"You know, Chet, on that I think it's error reading teleprompter input; file
is in use by another process.
"A good point, Keith. But back to this remarkable statement by the President.
Is there any precedent for this? Would this be the first time a President would
know what he was talking about?"
"Not at all, Chet. While it was of course completely unheard of in the previous
administration, you may remember that Bill Clinton would --"
"Sorry, Keith, that's Bill...?"
"Bill Clinton? President before George W. Bush?"
"Ah, right, right, the intern and the cigar and so on. Sorry, go ahead."
"Bill Clinton quite often knew what he was talking about."
"But didn't he have that, you know, sort of grin?"
"It's true President Clinton always looked as though he was telling
a friendly little fib that we were all in on, but studies show that 84.7% of the
time he in fact knew what he was talking about."
"Are there really studies that show that?"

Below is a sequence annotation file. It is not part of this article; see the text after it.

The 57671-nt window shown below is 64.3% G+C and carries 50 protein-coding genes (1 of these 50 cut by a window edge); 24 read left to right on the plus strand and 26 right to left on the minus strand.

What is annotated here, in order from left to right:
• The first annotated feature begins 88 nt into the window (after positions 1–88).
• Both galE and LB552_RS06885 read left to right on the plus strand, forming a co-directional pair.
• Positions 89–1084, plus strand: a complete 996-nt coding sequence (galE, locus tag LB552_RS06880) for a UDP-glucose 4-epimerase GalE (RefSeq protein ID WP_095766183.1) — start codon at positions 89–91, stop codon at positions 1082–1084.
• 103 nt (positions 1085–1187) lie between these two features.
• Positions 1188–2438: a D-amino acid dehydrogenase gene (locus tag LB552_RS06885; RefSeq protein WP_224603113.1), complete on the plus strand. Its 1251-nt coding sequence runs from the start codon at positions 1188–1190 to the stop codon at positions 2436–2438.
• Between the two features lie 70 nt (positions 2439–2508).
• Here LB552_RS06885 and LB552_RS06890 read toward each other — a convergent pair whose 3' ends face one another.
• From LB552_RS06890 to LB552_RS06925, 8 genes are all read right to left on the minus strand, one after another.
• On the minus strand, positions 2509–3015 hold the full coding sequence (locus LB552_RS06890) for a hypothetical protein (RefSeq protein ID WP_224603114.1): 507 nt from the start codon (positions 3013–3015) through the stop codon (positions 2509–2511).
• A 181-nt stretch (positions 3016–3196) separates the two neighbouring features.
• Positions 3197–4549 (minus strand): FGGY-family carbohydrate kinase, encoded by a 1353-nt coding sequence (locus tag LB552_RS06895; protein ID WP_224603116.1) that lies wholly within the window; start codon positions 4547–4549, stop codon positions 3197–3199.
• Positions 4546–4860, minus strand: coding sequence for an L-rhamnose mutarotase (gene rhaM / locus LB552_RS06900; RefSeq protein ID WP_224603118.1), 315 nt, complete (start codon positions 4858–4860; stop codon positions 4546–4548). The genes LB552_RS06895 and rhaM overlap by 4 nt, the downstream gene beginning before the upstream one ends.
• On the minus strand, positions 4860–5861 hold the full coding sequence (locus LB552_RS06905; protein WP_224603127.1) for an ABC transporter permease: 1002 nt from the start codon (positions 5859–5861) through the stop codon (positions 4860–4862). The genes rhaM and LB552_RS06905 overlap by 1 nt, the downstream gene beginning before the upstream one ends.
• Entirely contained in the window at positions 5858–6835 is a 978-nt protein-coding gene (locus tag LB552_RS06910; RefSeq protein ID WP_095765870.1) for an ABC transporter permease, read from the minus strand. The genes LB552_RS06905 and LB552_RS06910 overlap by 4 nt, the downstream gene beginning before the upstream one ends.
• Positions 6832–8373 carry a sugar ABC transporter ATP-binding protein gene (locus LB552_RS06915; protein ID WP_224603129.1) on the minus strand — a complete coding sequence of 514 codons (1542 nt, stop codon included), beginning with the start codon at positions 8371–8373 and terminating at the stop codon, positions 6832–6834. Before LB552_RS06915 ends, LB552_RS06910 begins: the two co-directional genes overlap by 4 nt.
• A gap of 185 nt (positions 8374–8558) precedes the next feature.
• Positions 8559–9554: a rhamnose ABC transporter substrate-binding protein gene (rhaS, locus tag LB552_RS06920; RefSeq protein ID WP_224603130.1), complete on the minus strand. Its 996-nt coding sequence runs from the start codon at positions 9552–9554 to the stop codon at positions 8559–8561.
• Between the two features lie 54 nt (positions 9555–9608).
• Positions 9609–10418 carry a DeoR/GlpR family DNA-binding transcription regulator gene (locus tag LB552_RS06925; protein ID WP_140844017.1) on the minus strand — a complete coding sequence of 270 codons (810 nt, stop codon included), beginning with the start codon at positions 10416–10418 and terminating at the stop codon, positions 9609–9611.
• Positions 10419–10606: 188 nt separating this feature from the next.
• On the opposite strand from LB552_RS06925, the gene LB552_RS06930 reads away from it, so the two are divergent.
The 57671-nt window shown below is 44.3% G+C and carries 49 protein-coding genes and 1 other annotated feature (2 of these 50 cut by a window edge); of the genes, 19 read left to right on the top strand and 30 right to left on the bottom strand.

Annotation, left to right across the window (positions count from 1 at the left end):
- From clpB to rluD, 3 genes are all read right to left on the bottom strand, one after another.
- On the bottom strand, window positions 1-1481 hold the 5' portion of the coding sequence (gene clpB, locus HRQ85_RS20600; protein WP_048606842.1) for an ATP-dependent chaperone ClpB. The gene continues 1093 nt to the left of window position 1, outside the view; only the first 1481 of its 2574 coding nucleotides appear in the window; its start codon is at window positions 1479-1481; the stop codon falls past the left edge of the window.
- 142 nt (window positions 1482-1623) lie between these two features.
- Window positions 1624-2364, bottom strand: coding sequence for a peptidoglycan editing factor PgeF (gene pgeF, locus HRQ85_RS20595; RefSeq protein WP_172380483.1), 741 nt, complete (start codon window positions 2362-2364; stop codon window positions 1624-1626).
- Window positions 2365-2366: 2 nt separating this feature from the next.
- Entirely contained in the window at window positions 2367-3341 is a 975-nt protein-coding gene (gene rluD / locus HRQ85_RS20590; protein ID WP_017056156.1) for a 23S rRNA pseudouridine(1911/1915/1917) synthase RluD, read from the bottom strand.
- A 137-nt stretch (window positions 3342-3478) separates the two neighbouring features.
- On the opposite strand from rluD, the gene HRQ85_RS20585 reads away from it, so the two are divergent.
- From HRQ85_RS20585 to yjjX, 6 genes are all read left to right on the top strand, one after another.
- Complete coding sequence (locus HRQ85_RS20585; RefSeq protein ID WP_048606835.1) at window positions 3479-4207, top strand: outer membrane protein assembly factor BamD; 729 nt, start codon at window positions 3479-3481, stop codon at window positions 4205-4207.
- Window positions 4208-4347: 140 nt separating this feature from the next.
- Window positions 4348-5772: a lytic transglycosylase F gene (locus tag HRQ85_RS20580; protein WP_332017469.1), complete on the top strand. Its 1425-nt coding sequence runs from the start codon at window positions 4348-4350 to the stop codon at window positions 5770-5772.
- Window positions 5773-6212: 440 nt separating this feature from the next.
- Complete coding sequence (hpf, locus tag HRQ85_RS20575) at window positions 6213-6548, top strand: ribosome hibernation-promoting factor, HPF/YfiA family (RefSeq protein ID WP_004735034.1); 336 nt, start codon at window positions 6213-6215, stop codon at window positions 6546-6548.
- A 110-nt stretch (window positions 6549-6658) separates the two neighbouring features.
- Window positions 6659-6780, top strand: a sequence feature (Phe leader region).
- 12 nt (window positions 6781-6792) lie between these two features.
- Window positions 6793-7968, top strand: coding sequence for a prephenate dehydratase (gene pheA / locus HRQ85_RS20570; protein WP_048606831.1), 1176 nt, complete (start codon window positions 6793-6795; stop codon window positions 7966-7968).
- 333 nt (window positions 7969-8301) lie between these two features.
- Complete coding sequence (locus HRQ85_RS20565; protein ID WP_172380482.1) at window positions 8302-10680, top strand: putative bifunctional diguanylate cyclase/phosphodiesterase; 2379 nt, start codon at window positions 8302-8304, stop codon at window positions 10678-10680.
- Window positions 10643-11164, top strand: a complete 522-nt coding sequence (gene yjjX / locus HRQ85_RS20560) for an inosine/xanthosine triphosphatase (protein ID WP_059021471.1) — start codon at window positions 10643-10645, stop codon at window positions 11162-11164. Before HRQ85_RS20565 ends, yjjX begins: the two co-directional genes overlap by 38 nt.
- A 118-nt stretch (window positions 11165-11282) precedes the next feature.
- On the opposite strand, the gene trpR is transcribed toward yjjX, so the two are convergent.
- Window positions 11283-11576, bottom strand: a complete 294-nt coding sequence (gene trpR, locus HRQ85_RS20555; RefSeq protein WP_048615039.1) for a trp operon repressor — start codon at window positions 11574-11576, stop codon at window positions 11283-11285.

"No, I just made that up 'cause it sounded good."
"Whew, you had me worried for a minute there! Ha ha."
"Ha ha ha!"
"Ha ha ha ha ha ha ha ha ha!"
What I'm saying is that
server-side solutions invariably lead to sinister necromantic cabals.
Oh man, take care! What does the deep midnight declare?
There ought to be a word, maybe a German word like "shaudenfreude", for
when there's something that you'd like to do, and you keep not doing it,
and the fact that you haven't done it for so long becomes one of the reasons
for not doing it, at least partly because you feel guilty or at least
regretful for not having done it for so long, and so just thinking about
doing it is to that extent slightly unpleasant, and so you keep not doing
it until somehow finally you do and then everything is fine again.
Like, say, posting to one's weblog.